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Introduction

THOUGH UNFINISHED, the most necessary Kafka masterpiece today—as we slowly sort through where we’ve been for the past year or so—is surely “Der Bau,” first translated into English by Edwin and Willa Muir as “The Burrow.” Told from the point of view of a burrowing animal, what Herbert Blau has called the tale’s “manic intensity” is focused—as its original title suggests—on construction. In the seventies, Blau’s experimental troupe KRAKEN staged the story as a frenetic, constant work of building, or “burrowing,” and the latter word quickly became a term of art for his actors.

No one could miss how Kafka’s tale speaks to our plague year: “the most beautiful thing about my burrow is the stillness. Of course, that is deceptive. At any moment it may be shattered and then all will be over.” Isolation, gnawing worries, the obsession with (or invention of) enemies, the...

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2021 Winner of the Anne Halley Poetry Prize

The 2021 winner of the Anne Halley Poetry Prize is Abigail Chabitnoy, for her poem "Girls Are Coming out of the Water," from our Gathering of Native Voices issue (Volume 61, Issue 4).

ABIGAIL CHABITNOY is the author of How to Dress a Fish (Wesleyan 2019), winner of the 2020 Colorado Book Award for Poetry and shortlisted in the international category of the 2020 Griffin Prize for Poetry. She was a 2016 Peripheral Poets fellow, and her poems have appeared in Hayden’s Ferry Review, Boston Review, Tin House, Gulf Coast, ...


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Watch our 2021 Anne Halley Poetry Prize-winner Abigail Chabitnoy read from her collection of poems as well as the winning poem "Girls Are Coming Out of the Water" from MR's A Gathering of Native Voices issue. Purchase a signed Broadside of the poem today!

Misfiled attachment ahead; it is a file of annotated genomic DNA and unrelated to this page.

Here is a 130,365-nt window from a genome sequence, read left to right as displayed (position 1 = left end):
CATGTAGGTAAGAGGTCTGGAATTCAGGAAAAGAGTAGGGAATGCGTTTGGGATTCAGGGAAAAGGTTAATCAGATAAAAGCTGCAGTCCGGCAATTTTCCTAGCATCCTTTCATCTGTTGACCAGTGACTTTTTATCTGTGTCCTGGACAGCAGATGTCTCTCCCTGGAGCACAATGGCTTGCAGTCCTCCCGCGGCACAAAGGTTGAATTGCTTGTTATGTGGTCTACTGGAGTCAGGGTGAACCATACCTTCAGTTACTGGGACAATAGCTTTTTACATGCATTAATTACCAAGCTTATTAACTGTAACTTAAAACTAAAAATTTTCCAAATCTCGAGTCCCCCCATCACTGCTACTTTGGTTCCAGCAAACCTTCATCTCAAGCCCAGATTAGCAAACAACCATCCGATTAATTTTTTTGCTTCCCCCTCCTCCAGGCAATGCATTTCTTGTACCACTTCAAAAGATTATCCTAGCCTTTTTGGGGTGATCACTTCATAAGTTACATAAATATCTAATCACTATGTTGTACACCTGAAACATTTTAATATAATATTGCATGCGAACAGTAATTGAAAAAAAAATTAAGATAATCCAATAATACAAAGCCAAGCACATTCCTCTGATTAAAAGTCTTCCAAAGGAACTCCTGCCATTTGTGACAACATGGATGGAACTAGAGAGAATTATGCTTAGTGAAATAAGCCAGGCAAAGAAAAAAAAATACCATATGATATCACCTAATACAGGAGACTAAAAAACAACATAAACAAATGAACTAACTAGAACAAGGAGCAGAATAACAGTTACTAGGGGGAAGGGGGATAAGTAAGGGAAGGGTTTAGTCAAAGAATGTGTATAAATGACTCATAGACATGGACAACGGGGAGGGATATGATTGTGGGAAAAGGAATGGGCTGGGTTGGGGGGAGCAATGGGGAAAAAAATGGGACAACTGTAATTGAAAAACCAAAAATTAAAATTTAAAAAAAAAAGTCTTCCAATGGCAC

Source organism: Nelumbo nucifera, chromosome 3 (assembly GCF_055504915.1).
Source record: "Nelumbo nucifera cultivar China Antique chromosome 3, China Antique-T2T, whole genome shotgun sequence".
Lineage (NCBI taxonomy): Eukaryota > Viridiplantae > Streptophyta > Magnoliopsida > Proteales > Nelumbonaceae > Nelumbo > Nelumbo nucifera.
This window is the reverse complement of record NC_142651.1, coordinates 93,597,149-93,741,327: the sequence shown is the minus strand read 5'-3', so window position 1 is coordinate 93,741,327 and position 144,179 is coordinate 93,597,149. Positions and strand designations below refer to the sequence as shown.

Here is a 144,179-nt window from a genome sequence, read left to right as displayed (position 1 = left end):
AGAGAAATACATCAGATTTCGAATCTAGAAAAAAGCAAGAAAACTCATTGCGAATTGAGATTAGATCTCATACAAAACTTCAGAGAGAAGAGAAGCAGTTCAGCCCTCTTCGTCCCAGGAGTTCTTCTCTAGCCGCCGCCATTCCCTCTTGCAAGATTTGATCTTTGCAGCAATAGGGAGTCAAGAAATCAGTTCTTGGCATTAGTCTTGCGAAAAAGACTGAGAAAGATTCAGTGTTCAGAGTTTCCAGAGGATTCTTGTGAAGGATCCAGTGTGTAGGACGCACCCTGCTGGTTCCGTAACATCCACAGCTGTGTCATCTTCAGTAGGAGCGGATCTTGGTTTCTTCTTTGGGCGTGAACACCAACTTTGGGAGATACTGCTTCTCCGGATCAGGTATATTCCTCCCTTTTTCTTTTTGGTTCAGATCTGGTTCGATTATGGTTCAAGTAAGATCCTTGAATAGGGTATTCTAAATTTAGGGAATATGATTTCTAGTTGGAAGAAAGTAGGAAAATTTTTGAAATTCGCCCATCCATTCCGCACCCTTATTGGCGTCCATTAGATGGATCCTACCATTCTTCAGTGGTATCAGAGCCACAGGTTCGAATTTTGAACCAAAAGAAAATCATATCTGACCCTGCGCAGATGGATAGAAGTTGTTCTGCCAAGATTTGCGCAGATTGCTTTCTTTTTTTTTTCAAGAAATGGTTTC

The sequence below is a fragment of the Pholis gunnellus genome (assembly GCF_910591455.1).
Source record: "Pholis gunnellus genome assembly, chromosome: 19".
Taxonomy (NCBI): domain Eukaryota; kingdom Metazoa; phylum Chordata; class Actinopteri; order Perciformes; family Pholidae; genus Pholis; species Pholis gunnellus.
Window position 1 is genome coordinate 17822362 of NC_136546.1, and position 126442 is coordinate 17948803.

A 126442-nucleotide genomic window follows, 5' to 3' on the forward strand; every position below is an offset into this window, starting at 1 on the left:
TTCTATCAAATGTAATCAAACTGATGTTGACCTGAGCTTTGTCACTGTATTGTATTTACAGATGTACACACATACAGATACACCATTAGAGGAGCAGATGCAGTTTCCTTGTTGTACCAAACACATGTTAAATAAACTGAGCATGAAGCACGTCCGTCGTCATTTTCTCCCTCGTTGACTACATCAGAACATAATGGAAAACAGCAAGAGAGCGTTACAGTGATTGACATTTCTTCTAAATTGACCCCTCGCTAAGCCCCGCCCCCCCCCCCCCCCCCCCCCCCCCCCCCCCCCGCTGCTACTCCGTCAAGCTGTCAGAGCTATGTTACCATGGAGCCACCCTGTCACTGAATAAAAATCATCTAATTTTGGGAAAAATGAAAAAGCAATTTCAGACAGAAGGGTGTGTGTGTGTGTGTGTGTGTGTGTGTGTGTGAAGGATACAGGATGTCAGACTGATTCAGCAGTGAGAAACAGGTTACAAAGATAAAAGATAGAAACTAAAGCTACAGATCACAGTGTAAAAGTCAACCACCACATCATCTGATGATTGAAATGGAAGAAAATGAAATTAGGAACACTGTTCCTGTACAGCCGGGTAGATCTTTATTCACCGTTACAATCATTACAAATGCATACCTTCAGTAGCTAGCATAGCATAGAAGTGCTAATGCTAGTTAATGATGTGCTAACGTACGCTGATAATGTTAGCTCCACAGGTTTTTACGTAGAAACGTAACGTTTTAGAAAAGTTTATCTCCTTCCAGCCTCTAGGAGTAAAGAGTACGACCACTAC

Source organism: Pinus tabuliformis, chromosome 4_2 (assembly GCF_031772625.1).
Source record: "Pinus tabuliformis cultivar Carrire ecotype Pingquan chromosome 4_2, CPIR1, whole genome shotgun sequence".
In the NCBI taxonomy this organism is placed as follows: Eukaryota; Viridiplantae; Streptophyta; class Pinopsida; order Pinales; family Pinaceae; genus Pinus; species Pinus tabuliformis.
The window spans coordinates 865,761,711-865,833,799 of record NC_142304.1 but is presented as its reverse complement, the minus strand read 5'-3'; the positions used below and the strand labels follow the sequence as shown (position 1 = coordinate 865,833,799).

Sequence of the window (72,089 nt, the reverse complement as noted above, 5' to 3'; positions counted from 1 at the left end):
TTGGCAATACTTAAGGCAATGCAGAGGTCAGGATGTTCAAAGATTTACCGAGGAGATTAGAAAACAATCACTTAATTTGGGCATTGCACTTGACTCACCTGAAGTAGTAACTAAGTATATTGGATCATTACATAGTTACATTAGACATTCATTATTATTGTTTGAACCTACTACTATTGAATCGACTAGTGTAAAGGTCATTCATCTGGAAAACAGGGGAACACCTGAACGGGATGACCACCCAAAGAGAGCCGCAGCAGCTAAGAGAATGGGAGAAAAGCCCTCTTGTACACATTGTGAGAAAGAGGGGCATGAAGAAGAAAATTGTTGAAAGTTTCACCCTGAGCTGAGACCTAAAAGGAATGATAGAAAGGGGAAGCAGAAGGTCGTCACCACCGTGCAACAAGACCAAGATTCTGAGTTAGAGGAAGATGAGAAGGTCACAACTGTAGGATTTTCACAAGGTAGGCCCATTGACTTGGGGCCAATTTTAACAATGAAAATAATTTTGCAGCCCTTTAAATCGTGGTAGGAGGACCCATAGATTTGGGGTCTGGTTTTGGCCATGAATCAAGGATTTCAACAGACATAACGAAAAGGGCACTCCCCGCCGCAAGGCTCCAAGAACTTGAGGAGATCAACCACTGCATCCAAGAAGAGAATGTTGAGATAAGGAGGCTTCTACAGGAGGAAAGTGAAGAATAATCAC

ABIGAIL CHABITNOY is the author of How to Dress a Fish, winner of the 2020 Colorado Book Award for Poetry and shortlisted in the international category of the 2020 Griffin Prize for Poetry. She was a 2016 Peripheral Poets fellow, and her poems have appeared in Hayden’s Ferry Review, Boston Review, Tin House, Gulf Coast, LitHub, and Red Ink, among others. Most recently, she was the recipient of the Witter Bynner-funded Native Poet Residency at Elsewhere Studios in Paonia, CO, and is a mentor for the Institute of American Indian Arts MFA in Creative Writing. She is a Koniag descendant and member of the Tangirnaq Native Village in Kodiak.

“We are the heirs of a legacy of creative protest [...] the teachings of Thoreau are alive today, indeed, they are more alive today than ever before.”

—REV. MARTIN LUTHER KING, JR. (MR 4.1, Autumn 1962)

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annunciation is what we call the day when Mary conceived a son

blue has been known to belong to the gods even though it bespangles both men and death and

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—from "Blue," Volume 62, Issue 2 (Summer 2021)

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Tell us about one of the first pieces you wrote.
I wrote a poem about mud in fifth grade that I was really proud of; it was a pretty good poem and my teacher asked me to read it at our spring festival, this auditorium filled with kids and parents. And I got nervous and decided to read it in this ironic, self-mocking way, I really sold myself out. And I felt terrible afterward about myself, because I knew I had dishonored the poem, and somehow I knew that this was a serious thing, a big deal, to pretend that I had this lightweight and cynical...


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Tell us about one of the first pieces you wrote.
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Tell us about one of the first pieces you wrote.
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